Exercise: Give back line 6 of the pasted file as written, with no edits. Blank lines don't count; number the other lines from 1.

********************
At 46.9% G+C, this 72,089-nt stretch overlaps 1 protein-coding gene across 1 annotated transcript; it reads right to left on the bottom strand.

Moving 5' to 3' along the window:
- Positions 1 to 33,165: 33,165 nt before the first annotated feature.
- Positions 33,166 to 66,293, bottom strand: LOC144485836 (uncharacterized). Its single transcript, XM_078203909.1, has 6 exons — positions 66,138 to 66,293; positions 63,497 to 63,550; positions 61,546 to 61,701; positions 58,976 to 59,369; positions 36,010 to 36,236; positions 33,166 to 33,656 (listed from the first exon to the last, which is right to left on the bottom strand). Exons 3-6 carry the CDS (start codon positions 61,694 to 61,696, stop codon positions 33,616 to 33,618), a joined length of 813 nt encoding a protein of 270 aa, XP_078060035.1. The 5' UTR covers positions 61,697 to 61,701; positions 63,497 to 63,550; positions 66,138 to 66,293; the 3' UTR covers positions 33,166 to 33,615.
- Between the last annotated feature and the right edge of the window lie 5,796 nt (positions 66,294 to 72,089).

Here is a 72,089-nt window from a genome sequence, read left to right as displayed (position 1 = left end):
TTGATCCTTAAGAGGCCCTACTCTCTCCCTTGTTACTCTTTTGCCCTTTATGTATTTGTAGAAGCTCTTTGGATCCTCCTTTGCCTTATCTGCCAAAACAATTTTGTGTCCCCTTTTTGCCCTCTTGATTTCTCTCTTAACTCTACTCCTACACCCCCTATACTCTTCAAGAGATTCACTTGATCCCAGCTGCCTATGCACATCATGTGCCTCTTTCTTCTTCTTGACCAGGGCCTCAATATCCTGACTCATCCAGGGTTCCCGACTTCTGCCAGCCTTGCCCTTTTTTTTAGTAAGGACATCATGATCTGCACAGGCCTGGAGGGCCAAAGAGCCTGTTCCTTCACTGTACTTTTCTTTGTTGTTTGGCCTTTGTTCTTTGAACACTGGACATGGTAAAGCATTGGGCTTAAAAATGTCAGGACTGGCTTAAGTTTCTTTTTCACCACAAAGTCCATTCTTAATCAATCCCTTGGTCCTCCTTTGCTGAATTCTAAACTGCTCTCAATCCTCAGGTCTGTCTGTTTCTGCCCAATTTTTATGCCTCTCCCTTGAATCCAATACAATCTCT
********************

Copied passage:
Here is a 72,089-nt window from a genome sequence, read left to right as displayed (position 1 = left end):